WOW Museum: The Struggle for Women's Suffrage


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1854-   Washington Territorial Legislature defeats women's suffrage bill by one vote.

1871-   Washington Woman Suffrage Association founded.

1883-   Washington Territorial Legislature approves full suffrage for women, including African-American women.

1887-   Harland v. Washington overturns legislation as unconstitutionally vague.

1888-   Legislature approves "An Act to Enfranchise Women"; Territorial Supreme Court voids new suffrage measure.

1889-   Washington statehood; Washington voters defeat suffrage referendum by 2-1 margin.

1898-   Voters defeat second suffrage referendum campaign.

1910-   Washington voters approve full women's suffrage.

May Arkwright Hutton

May Arkwright Hutton (1860-1915), Washington Suffragist.
Cheney Cowles Museum/Eastern Washington State Historical Society

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May Arkwright Hutton may well be one of the most flamboyant and eccentric suffrage leaders in the West. Her early upbringing was rough. May was born and grew up in Mahoning County, Ohio. When she was ten years old, her parents abandoned her to be raised by her nearly blind grandmother. May quickly learned self-reliance, and she used her large size to her advantage in getting the jobs she needed to support herself.

Bert Munn, a mule driver at a nearby coal mine, married May in 1882. When Bert disappeared, May determined that she would head west to seek better times. She landed at Coeur d'Alene, Idaho, tagging along with a group of coal miners with gold fever. By 1885, May worked as a waitress in the mining camp of Wadern, then opened her own restaurant along the new narrow-gauge railroad in a two-room shack in present-day Kellogg, Idaho. With hard work, she invested her earnings by grubstaking other miners, hoping to get in on the ground floor if a mine struck it rich.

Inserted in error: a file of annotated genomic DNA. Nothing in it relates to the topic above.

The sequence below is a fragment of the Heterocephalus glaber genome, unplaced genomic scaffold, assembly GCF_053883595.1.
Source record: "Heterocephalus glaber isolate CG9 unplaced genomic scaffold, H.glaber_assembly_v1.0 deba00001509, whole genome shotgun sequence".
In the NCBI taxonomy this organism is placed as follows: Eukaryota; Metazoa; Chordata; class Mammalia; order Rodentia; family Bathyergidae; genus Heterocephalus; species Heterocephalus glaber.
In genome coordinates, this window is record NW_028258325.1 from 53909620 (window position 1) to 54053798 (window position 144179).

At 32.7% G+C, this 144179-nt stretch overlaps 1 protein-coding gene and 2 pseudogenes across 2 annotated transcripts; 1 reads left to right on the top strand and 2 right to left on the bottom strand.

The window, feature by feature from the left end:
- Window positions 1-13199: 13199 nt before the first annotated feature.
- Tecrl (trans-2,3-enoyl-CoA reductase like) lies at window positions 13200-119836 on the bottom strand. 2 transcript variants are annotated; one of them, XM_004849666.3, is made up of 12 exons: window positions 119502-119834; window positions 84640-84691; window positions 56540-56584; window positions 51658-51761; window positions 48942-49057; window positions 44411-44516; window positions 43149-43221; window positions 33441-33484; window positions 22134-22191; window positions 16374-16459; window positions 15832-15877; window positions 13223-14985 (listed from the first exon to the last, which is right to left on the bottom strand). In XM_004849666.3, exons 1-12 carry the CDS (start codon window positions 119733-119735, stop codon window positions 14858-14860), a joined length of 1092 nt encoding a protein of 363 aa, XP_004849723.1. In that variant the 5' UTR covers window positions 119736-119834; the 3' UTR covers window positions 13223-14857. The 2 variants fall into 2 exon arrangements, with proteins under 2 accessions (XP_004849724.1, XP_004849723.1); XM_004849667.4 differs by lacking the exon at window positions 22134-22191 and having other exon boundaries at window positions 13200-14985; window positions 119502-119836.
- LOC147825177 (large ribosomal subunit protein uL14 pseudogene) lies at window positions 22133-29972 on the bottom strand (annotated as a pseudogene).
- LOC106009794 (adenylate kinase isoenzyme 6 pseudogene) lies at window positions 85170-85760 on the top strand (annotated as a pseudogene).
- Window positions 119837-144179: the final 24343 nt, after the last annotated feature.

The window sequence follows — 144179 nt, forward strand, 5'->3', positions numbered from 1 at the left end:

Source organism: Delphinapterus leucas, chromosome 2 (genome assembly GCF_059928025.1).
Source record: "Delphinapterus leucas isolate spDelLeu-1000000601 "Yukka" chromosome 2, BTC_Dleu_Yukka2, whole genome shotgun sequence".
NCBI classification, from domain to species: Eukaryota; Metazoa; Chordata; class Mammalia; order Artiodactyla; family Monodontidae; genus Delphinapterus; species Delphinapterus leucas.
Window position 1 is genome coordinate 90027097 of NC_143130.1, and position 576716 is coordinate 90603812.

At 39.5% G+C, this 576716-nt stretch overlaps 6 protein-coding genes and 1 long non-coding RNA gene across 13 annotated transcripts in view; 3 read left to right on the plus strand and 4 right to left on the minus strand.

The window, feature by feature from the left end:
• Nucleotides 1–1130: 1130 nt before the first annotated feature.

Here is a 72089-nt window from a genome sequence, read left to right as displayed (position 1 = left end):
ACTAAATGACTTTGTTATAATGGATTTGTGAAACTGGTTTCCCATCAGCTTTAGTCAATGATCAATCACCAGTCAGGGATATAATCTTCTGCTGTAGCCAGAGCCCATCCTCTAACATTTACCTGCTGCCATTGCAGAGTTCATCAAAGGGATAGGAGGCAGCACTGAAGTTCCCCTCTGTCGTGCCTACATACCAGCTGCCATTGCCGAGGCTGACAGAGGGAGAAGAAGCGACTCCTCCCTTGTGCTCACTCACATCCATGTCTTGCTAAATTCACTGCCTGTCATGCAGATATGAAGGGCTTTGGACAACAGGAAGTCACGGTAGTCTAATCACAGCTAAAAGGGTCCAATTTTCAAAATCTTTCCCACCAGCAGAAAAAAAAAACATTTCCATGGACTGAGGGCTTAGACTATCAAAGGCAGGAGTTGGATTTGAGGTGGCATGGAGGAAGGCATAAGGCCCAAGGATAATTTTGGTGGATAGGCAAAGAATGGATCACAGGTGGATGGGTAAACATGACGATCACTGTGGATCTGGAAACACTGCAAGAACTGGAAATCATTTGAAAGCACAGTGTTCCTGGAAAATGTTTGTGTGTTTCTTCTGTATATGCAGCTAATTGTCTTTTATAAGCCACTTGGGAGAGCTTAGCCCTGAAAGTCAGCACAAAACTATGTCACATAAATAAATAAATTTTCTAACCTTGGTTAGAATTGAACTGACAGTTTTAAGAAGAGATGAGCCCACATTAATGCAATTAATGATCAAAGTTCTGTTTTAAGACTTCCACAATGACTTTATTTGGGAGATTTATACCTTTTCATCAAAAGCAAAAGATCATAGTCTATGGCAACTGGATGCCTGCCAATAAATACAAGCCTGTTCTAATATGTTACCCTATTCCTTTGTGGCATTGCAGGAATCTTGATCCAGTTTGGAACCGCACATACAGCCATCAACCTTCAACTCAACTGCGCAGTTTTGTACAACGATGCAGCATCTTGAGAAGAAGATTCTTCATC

May sympathized with the down-and-out miners she saw each day. She also knew that women could be tough and deserved respect. She was drawn to both the union movement and the suffrage campaigns that were blossoming around her. In 1887, May married Levi W. Hutton, a man with money and a thirst for mining. The couple moved to Wallace, Idaho, where they invested in the Hercules Mine. May worked alongside the men to develop the mine. Soon, an "avalanche of black waste-like ashes" came spewing out of the mine -- a substance quickly identified as high-grade silver ore. By 1901 May and Levi were now wealthy mine owners.

A taste for city life brought the Huttons to Spokane, Washington, in 1906, where May immersed herself in local politics and women's causes. Because Idaho women had won the vote in 1896, May could speak firsthand about the good effect of women's suffrage there. She quickly became known as a feisty, straight-talking suffrage organizer across eastern Washington. Her energy and exuberance contrasted sharply with other more refined leading suffragists like Emma Smith DeVoe, who approached potential male supporters with a polite, subtle message. May Hutton preferred to "clap 'em on the back, pass out cigars, and swap stories with 'em."

The efforts of Washington suffragists of all persuasions paid off in 1910, when the state's male electorate approved women's suffrage. May Hutton died happy just five years later in 1915.